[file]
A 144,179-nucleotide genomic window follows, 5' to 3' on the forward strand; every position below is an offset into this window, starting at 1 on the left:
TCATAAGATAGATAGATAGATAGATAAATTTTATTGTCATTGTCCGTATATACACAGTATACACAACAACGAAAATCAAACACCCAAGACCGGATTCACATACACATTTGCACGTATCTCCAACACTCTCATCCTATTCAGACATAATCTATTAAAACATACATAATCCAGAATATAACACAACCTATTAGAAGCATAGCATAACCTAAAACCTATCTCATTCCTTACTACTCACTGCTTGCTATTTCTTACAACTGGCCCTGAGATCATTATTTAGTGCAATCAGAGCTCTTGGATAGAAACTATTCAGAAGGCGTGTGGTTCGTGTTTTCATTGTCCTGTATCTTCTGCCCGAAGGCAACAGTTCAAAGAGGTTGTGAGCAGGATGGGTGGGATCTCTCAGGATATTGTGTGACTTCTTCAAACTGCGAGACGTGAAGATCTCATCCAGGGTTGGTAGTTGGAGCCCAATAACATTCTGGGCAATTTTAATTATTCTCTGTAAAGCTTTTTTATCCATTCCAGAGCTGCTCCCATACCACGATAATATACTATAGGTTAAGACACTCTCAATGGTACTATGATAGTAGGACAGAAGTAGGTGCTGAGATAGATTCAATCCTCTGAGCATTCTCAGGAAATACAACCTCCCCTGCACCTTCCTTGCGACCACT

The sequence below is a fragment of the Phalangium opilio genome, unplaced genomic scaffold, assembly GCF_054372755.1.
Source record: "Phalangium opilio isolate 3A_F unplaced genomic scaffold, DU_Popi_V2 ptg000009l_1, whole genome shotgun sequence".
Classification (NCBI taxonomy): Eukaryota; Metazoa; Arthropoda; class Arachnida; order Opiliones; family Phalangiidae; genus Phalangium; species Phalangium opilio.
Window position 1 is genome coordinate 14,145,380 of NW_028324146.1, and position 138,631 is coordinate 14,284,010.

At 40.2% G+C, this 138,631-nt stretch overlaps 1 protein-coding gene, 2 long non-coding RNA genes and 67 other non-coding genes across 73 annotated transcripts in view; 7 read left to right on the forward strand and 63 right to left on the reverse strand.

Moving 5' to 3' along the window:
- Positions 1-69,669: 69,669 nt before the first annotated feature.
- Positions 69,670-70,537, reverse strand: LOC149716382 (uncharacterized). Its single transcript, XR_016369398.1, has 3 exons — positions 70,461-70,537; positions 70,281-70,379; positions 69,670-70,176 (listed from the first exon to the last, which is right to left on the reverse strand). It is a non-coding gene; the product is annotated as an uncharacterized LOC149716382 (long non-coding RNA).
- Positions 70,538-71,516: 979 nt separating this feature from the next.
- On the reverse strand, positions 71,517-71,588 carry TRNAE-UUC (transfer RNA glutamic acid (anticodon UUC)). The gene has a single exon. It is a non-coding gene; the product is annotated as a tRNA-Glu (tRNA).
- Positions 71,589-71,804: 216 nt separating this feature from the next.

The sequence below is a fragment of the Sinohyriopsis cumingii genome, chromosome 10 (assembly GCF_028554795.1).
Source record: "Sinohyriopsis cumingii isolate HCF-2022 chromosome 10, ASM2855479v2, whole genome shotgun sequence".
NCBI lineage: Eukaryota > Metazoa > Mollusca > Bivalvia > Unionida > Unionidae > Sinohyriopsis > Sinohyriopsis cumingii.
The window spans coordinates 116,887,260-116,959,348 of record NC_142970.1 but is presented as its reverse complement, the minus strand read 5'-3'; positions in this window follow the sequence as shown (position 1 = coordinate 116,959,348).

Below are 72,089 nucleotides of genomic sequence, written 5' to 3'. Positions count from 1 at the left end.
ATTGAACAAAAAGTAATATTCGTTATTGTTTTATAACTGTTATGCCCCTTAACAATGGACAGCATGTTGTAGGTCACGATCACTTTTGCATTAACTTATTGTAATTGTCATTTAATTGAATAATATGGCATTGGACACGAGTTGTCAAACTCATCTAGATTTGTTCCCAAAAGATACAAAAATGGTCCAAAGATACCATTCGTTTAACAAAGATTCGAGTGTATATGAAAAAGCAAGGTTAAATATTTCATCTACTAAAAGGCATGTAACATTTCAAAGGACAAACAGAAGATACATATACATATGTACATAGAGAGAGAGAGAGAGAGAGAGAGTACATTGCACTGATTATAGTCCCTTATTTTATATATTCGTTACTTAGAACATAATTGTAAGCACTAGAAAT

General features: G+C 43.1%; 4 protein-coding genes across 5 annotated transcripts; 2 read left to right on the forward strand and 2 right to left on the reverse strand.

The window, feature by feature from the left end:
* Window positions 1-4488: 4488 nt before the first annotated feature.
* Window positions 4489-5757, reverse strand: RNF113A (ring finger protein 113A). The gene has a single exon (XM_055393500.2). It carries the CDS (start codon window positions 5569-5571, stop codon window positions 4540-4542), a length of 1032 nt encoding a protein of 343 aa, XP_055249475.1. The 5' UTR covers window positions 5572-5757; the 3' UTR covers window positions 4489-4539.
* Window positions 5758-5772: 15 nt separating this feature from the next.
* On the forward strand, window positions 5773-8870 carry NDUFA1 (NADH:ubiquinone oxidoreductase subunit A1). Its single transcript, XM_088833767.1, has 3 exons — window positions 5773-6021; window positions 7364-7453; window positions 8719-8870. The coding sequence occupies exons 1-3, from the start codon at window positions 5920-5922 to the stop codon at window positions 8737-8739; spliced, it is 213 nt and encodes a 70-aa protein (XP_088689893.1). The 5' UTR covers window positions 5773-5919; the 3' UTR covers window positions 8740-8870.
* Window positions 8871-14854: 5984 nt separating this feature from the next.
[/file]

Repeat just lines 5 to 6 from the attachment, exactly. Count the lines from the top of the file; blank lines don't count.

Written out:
Classification (NCBI taxonomy): Eukaryota; Metazoa; Arthropoda; class Arachnida; order Opiliones; family Phalangiidae; genus Phalangium; species Phalangium opilio.
Window position 1 is genome coordinate 14,145,380 of NW_028324146.1, and position 138,631 is coordinate 14,284,010.